In order to shed light on the molecular mechanisms of the intimate interactions among the pro- and anti-apoptotic members of the Bcl-2 protein family, deciding about cell fate, Kristyna Pluhackova, Junior Research Group Leader in SimTech, has been granted computer time on the Supercomputer HoreKa at KIT.
In the project titled "Live or let die: Bcl-2 protein transmembrane domain interactions in apoptosis signalling" the Junior Research Group for Molecular Dynamics led by Kristyna Pluhackova will investigate the interactions of pro- and anti-apoptotic members of the Bcl-2 family governing mitochondrial outer membrane permeabilization, which results in cytochrome C release and ultimately apoptotic cell death.
Since recently, pioneering pieces of evidence suggest that the regulation of the apoptotic signalling is fine-tuned by the interactions between the transmembrane domains anchoring the Bcl-2 proteins to the mitochondrial outer membrane and other cellular membranes. However, the molecular details and determinants remain hidden to experiments. Thus, here, multiscaling molecular dynamics simulations, consisting of spontaneous association of transmembrane domains embedded in native-like membrane model at coarse-grained resolution, resolution transformation to atomistic resolution and refinement of most often occurring interaction interfaces in atomistic simulations, will complement the experimental investigations of Tobias Beigl and Dr. Frank Essmann at the Institute for clinical Pharmacology, Stuttgart.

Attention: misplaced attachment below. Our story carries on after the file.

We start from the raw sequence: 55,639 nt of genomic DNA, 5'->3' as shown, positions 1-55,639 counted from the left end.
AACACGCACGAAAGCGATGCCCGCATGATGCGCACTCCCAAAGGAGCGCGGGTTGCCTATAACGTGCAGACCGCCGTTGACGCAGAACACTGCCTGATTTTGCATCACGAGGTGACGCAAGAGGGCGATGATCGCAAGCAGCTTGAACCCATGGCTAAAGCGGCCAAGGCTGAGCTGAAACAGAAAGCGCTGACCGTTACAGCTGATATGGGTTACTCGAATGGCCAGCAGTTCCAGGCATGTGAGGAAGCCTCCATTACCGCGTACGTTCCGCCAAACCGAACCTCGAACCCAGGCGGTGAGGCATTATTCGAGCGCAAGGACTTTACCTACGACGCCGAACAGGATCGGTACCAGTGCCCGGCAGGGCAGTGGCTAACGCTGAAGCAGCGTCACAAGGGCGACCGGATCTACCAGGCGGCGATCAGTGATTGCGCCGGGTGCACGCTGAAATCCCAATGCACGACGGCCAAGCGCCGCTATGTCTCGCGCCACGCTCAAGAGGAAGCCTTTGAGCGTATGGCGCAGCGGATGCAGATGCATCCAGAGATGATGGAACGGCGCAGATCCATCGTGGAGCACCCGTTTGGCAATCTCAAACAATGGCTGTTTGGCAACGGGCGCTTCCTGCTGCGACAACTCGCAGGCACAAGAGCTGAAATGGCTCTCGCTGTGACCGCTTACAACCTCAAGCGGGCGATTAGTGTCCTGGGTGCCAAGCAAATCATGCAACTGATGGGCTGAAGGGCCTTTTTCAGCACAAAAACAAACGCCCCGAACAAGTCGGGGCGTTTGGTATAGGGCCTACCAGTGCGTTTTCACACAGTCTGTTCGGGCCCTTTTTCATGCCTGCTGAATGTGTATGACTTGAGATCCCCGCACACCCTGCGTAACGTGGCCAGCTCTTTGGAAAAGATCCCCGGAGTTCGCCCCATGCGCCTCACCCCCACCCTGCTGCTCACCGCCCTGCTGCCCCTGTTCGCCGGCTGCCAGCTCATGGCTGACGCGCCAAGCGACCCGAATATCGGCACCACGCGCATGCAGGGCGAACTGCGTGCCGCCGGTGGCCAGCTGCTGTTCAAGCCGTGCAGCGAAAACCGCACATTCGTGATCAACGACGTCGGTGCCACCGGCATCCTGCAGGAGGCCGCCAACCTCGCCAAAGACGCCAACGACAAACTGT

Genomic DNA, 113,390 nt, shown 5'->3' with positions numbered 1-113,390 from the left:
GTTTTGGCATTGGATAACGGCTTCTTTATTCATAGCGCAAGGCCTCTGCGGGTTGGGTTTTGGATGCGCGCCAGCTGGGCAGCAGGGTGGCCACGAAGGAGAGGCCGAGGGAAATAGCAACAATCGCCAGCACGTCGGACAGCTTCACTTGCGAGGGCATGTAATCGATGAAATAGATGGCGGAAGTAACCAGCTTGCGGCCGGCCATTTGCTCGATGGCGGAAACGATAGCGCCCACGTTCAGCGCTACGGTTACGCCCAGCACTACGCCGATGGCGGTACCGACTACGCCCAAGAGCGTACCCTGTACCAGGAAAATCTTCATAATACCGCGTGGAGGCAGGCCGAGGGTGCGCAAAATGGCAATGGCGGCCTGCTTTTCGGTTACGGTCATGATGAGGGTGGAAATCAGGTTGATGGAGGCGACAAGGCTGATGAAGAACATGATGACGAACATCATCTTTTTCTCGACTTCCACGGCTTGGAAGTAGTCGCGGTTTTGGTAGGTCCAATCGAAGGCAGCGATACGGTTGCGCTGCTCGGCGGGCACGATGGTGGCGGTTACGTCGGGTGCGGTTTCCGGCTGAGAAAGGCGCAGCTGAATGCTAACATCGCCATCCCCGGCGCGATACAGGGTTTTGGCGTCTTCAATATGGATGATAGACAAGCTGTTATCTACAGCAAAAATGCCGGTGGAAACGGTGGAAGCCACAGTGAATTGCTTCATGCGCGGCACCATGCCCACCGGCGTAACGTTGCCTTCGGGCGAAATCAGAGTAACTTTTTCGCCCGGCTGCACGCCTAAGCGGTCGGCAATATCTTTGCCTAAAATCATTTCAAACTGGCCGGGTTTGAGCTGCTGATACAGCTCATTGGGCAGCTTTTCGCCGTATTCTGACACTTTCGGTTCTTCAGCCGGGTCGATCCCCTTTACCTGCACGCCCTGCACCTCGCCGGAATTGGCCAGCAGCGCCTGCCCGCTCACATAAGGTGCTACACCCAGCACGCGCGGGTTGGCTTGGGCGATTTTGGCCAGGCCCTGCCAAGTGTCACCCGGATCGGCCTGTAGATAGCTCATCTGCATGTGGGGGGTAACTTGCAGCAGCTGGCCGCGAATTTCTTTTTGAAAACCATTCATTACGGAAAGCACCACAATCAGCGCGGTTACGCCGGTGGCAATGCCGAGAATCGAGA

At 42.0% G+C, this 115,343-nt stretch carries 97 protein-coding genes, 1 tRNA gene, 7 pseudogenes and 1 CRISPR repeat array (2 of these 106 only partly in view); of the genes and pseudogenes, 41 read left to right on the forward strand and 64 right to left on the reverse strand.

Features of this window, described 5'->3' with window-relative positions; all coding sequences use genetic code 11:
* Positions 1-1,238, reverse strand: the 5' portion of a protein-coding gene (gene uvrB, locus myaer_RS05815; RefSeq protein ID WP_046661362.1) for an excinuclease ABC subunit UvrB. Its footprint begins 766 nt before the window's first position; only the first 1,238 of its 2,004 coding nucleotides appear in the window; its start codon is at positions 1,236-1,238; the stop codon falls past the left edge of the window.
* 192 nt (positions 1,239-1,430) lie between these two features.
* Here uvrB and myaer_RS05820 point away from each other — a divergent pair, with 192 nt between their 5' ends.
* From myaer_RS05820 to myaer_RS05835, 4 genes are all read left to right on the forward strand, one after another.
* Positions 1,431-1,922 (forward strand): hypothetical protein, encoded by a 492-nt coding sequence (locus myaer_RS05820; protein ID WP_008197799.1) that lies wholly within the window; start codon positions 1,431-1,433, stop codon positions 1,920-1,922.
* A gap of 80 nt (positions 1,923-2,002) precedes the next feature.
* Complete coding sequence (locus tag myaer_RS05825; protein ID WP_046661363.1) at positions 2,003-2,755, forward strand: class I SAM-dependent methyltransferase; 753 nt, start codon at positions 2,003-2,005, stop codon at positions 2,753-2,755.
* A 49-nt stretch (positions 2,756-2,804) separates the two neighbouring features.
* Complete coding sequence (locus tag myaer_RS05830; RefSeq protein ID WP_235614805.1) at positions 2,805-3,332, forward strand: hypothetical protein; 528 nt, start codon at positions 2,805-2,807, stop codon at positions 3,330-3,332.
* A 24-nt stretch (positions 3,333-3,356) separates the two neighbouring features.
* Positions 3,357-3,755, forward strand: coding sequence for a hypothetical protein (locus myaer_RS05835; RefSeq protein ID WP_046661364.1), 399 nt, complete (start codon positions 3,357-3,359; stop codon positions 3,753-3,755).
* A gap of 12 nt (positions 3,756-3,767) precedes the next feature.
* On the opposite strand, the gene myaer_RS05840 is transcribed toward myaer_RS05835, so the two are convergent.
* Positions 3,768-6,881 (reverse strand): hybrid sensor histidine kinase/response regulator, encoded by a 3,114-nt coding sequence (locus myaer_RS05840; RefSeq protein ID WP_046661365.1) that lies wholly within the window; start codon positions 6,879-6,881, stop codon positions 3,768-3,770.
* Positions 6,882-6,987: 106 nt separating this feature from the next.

The joint efforts aim at shedding light on the molecular mechanisms of function with focus on e.g. a prominent pro-apoptotic BCL-2 protein, BOK, and its possible regulation by anti-apoptotic proteins.
“Hochleistungsrechner Karlsruhe” – HoreKa for short – is situated at the Karlsruhe Institute of Technology. It is an innovative hybrid system with almost 60.000 Intel Xeon "Ice Lake" Scalable Processor cores, 220 terabytes of main memory as well as 668 NVIDIA A100 Tensor Core GPUs. A non-blocking NVIDIA Mellanox InfiniBand HDR network with 200 GBit/s per port is used for communication between the nodes. Two Spectrum Scale parallel file systems offer a total storage capacity of more than 16 petabytes.